DanceMaster Features
  Karaoke Cue Cards
  Remote Control
  Dance History
  Dance Modules
Tour the DM Player
  What is it?
  What does it do?
    Basic Edition Player
    Adv Edition Player
  How does it help a Cuer?
  What does it look like?
  Using the Player
  Cost of the Player
  Setup the Player
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Using DanceMaster Player

It will take some work to get all your dance information into your computer, but once you do, you'll find it was well worth it. Here is a glimpse of some of the ways you will typically use the program once it is set up. The details will be different depending on whether you are using the Basic or Advanced Edition of DanceMaster. Things that are specific to the Advanced Edition will be shown here in red type.

Here is how you might use it to prepare in advance for a dance:

With the Advanced Edition, you will normally start by “logging in” - choosing the location/group (venue) where you will be cueing. This will let DanceMaster provide your history with that group.

Then you will open the “Dance Menu” (Select Dances) screen to start putting together a dance program. This screen shows you a list of the dances you have available, what the “plus” and other interesting figures in each dance are and what rhythm(s) each dance is. You can click on any dance to see more details, such as choreographer, unphased figures, and your comments. The Advanced Edition will also tell you when you last cued that dance at this venue, how many people there typically do this one, and whether you might be over (or under) doing it.

Using this screen, you would just browse through the list of dances, putting checkmarks next to the ones you think you might do tonight. There will be some that you know right away that you want and others that you aren't sure about. For those, you will click on the dance name then click the "Play" button to see all the details and review the cue card.

You might also open the Dance Log to review what you cued there the last few times.

After you have "checkmarked" all the dances you might want to use, you would go to the Playlist screen to set up your program. It will contain a list of all the dances you selected. You will re-arrange the list into the order that you want, mixing the rhythms and phases to make a good balance, and deleting those dances that don't fit into the program after all.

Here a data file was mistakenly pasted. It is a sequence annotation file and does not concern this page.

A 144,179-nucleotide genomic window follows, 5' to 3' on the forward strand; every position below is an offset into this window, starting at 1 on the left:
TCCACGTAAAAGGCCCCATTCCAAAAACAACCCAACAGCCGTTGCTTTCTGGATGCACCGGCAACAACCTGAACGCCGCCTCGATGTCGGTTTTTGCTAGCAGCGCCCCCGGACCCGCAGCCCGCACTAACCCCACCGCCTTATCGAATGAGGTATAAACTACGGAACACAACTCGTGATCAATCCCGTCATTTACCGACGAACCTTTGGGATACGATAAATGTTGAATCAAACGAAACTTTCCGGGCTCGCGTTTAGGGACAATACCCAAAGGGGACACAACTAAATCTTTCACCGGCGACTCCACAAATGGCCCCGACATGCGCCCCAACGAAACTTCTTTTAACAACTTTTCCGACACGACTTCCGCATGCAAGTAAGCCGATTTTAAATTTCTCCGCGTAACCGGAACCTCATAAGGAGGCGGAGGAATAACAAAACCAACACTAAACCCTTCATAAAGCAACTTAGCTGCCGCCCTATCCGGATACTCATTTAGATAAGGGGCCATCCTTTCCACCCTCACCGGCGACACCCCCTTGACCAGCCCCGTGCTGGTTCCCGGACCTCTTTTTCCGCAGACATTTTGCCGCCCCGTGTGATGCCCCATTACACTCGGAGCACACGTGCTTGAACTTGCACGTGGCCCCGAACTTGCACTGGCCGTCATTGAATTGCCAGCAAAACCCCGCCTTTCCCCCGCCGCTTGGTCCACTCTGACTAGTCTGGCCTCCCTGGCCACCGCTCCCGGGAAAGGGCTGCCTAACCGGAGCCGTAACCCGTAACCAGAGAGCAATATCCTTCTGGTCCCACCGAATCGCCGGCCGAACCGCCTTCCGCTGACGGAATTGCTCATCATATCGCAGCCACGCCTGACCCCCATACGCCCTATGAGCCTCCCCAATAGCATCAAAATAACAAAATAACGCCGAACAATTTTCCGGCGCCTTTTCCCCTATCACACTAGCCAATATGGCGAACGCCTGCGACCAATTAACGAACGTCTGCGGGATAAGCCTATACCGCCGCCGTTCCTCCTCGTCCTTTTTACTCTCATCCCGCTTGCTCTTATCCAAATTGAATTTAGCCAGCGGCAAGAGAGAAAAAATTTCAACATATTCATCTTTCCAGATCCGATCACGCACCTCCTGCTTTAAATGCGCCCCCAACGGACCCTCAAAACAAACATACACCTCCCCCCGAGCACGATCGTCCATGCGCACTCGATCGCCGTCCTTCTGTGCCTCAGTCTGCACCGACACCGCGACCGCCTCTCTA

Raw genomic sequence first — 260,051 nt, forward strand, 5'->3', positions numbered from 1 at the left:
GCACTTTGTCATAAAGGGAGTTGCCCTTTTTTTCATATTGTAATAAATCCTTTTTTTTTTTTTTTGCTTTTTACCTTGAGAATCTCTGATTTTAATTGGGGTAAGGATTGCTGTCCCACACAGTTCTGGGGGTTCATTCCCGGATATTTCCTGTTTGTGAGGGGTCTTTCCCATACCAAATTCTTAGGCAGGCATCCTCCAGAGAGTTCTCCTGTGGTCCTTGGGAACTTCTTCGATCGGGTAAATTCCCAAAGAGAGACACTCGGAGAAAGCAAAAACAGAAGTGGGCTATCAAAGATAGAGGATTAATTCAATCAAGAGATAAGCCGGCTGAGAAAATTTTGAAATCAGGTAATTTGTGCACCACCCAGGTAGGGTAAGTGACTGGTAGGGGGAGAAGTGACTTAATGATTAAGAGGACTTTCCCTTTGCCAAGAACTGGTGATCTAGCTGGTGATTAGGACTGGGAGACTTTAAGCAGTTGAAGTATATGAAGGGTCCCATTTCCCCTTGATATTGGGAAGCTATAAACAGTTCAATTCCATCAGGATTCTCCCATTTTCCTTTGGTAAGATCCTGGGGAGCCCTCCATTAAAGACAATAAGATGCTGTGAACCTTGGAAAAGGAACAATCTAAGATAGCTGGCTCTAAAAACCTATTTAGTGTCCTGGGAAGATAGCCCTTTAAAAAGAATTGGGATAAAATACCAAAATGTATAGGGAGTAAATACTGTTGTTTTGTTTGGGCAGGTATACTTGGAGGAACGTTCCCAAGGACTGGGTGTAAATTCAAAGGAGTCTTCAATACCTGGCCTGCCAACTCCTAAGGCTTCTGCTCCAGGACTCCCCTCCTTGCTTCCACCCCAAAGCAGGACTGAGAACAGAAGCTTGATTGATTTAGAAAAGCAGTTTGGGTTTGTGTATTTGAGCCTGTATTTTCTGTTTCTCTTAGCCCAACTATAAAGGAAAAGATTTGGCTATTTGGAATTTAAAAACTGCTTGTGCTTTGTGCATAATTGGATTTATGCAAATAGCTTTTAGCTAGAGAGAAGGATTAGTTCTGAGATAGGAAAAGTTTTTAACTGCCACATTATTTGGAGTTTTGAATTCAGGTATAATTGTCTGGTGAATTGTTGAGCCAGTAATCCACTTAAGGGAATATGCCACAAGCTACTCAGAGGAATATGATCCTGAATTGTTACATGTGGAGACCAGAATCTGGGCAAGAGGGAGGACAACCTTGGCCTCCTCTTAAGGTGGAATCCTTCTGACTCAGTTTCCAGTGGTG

After looking it over, you might decide that you need some more phase III waltzes, so you go back to the Select screen. There you would press <Ctrl-R> (for Rhythm), and W (for Waltz) and your dance menu will suddenly shows only waltzes. If you then press "3" it will show all your phase 3 waltzes. You would checkmark two or three of them and pop back to the Playlist screen to work them into your program.

Then you could put markers between tips or dance segments and save your program to disk.

At the the dance:

You start by "logging in" again, then you go right to the Playlist screen and load your saved program from the disk. You select the first dance then click "Play" to open the Play screen, which is now displaying the cue card, and click "Play" again. The music starts, and you (and the dancers) are off.

When that dance ends, you can just click the "Next In Program" button and the next dance in your program will load into the player. Click "Play", and you're off again.

If someone requests a favorite dance, you can click the "Select" button, type a few letters of the dance's name, and click "Play" again. You can be playing any dance in your repertoire in seconds. If that requested dance happens to be in the program you put together for tonight, DanceMaster will automatically mark it "Played", and skip over it when it comes to that place in the list.

When you come to the break, you would put your microphone down and join the dancers at the refreshment table. After the prescribed time has expired, DanceMaster will play a few notes to call you (and the dancers) back to the floor. If you dally too long, DanceMaster will continue to gently remind you every few minutes. You would then pick up the microphone, click "Next in Program", then "Play", and the dancing would be under way again.

If there is a delay in the evening's activities (or too many requests) and you get behind schedule, you can go to the "Playlist" screen and move the "Next To Play" marker forward a few dances and resume your program from there.

If you prefer, you can also use your Playlist as a "mini-menu". You would put together a short list of dances that would be good for this group. Then at the dance, you can pick and choose dances from that list on the fly.

At a class:

Once again, you would start by logging in. You would warm them up with a few familiar dances, then it is time to start the real work of the evening. You would open the dance they have been working on, turn on the voice channel in the Player, and play the dance with cues while you demo it again.

While you are still out on the floor, you might use the speed control on the remote control to slow the music by a few RPM.

You have already set up "bookmarks" at the figures you think they will have trouble with, so you can jump right to that spot in the music and work on those first. If you see another trouble spot as they are doing the dance, you can set another bookmark there, too. Fortunately, you can label each of the bookmarks so you can remember which one is which.

If you find a place where your cue card is wrong, or that different wording would make it easier for the dancers, you can just type the corrections on the spot and save the revised cue card. (Unless, of course, you're using scanned cue cards.) You won't have to try to remember to do it later.

When the class is over, you might make a note of the figures you workshopped in the class log and add tonight's teach to their dance repertoire. Or maybe not yet, depending on how well they did.